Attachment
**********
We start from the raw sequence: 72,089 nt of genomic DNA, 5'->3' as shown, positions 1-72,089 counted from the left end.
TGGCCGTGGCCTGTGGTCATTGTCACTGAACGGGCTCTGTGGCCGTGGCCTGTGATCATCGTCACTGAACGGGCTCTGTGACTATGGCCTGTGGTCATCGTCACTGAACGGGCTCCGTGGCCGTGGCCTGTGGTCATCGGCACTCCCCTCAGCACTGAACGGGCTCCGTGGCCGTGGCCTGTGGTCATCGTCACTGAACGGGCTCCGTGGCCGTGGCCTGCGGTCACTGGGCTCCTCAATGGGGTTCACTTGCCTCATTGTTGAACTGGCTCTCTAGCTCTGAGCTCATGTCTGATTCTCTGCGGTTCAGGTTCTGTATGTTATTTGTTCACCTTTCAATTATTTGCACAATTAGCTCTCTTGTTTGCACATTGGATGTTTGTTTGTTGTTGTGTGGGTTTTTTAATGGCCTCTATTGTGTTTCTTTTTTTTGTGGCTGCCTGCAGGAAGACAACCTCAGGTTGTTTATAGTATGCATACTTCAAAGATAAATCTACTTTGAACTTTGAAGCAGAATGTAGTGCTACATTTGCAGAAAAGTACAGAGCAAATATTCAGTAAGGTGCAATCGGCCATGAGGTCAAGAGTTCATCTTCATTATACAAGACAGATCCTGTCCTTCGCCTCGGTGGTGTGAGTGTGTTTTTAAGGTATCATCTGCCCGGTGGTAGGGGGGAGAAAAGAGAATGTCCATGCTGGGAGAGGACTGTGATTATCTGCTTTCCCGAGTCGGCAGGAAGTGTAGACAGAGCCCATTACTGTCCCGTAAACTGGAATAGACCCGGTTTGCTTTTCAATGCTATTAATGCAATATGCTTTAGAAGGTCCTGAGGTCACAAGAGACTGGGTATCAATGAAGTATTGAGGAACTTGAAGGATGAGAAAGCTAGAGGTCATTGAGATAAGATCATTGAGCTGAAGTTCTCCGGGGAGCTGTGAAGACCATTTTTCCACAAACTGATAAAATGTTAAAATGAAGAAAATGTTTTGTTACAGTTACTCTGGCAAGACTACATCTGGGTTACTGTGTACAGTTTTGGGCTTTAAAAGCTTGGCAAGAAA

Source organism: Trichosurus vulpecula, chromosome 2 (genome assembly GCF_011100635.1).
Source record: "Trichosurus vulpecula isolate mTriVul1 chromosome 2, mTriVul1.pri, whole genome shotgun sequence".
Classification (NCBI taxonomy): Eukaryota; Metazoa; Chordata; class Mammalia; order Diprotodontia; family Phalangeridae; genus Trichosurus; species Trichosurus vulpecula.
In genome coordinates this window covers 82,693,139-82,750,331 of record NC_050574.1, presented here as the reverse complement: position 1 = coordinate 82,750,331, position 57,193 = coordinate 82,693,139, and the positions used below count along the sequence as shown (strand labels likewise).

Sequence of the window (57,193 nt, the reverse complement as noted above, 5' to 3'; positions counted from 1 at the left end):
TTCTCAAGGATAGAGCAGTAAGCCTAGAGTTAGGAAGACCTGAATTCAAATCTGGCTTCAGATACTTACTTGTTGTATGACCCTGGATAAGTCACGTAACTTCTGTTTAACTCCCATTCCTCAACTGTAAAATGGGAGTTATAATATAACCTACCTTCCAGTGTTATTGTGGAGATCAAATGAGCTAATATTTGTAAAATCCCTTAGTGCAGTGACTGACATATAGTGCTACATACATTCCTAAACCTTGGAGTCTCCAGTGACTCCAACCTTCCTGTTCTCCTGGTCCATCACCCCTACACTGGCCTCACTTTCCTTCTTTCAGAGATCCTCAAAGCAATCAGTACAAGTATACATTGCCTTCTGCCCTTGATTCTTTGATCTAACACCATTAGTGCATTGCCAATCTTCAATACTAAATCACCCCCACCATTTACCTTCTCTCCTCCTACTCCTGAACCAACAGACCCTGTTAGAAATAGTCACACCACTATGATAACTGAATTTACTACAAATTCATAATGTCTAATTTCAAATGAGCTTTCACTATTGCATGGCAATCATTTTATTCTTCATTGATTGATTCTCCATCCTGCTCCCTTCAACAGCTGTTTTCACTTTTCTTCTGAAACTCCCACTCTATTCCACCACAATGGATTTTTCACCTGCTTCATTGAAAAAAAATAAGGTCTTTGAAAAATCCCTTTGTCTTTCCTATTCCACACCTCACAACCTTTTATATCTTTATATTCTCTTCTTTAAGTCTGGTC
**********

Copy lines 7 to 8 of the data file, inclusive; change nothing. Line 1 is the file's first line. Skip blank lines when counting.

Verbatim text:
Sequence of the window (57,193 nt, the reverse complement as noted above, 5' to 3'; positions counted from 1 at the left end):
TTCTCAAGGATAGAGCAGTAAGCCTAGAGTTAGGAAGACCTGAATTCAAATCTGGCTTCAGATACTTACTTGTTGTATGACCCTGGATAAGTCACGTAACTTCTGTTTAACTCCCATTCCTCAACTGTAAAATGGGAGTTATAATATAACCTACCTTCCAGTGTTATTGTGGAGATCAAATGAGCTAATATTTGTAAAATCCCTTAGTGCAGTGACTGACATATAGTGCTACATACATTCCTAAACCTTGGAGTCTCCAGTGACTCCAACCTTCCTGTTCTCCTGGTCCATCACCCCTACACTGGCCTCACTTTCCTTCTTTCAGAGATCCTCAAAGCAATCAGTACAAGTATACATTGCCTTCTGCCCTTGATTCTTTGATCTAACACCATTAGTGCATTGCCAATCTTCAATACTAAATCACCCCCACCATTTACCTTCTCTCCTCCTACTCCTGAACCAACAGACCCTGTTAGAAATAGTCACACCACTATGATAACTGAATTTACTACAAATTCATAATGTCTAATTTCAAATGAGCTTTCACTATTGCATGGCAATCATTTTATTCTTCATTGATTGATTCTCCATCCTGCTCCCTTCAACAGCTGTTTTCACTTTTCTTCTGAAACTCCCACTCTATTCCACCACAATGGATTTTTCACCTGCTTCATTGAAAAAAAATAAGGTCTTTGAAAAATCCCTTTGTCTTTCCTATTCCACACCTCACAACCTTTTATATCTTTATATTCTCTTCTTTAAGTCTGGTC